Computer Animation in Court Colored by Bias, Researchers Say
A courtroom jury views a computer animation of a vehicle accident or heinous crime. Does it help bring a conviction or acquittal? With no clear standards for animations that re-create incidents, the verdict is still out, and, for now, it may depend on which side created the simulation, researchers say.
Psychologists discovered that animations such as re-creations of a crime can double an already troubling hindsight bias, often leading jurists to exaggerate the predictability of past events.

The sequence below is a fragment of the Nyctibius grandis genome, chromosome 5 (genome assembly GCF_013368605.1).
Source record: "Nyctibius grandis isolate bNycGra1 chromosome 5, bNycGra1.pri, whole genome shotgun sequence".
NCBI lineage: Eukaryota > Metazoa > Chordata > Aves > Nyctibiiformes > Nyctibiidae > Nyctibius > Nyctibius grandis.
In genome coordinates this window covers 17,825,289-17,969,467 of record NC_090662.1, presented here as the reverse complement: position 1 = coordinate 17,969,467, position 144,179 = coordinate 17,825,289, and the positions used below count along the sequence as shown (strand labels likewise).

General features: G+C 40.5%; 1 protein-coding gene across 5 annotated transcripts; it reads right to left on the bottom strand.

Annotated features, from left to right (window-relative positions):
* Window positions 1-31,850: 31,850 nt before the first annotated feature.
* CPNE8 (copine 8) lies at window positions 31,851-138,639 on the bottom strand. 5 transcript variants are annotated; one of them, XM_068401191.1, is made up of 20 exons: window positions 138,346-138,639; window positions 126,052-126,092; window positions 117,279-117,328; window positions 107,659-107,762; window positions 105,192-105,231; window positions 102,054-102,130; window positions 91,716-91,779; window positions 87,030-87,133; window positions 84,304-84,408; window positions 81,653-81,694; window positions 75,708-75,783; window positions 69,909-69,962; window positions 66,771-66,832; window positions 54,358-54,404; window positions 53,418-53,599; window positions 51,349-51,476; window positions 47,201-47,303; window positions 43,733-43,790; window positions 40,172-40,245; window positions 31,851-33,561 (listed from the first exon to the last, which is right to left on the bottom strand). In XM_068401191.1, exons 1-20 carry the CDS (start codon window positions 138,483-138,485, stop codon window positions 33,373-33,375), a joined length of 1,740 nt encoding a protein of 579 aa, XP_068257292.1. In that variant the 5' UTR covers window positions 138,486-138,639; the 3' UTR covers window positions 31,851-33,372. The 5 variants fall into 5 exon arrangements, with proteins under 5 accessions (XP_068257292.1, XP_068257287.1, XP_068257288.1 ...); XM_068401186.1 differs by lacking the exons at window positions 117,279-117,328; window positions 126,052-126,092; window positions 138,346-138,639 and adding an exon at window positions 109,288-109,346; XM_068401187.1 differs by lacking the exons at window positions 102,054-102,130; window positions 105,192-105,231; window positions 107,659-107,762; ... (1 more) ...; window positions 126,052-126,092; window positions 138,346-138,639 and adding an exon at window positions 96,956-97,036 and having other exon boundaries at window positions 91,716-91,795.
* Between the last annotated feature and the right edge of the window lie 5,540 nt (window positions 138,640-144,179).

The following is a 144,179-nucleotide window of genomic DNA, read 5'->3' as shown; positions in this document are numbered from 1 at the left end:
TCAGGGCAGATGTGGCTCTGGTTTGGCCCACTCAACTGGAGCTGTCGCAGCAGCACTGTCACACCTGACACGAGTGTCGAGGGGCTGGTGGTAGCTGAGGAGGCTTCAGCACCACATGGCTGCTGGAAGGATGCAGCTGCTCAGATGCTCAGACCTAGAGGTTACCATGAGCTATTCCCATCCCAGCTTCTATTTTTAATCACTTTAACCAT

By viewing a computer-animated re-creation of an event, a person's confidence is heightened—but not necessarily accurately. It provides movements in a sequence of events as reconstructed by a prosecution, plaintiff, or defense witness to reconfirm or heighten a jurist's hindsight bias that "I knew it all along."
LAS psychology professor Neal J. Roese and his colleagues found that animations made "people more punitive and more likely to hand out harsh penalties."
Roese says "the truth is that all reconstructions of evidence contain inherent imprecision."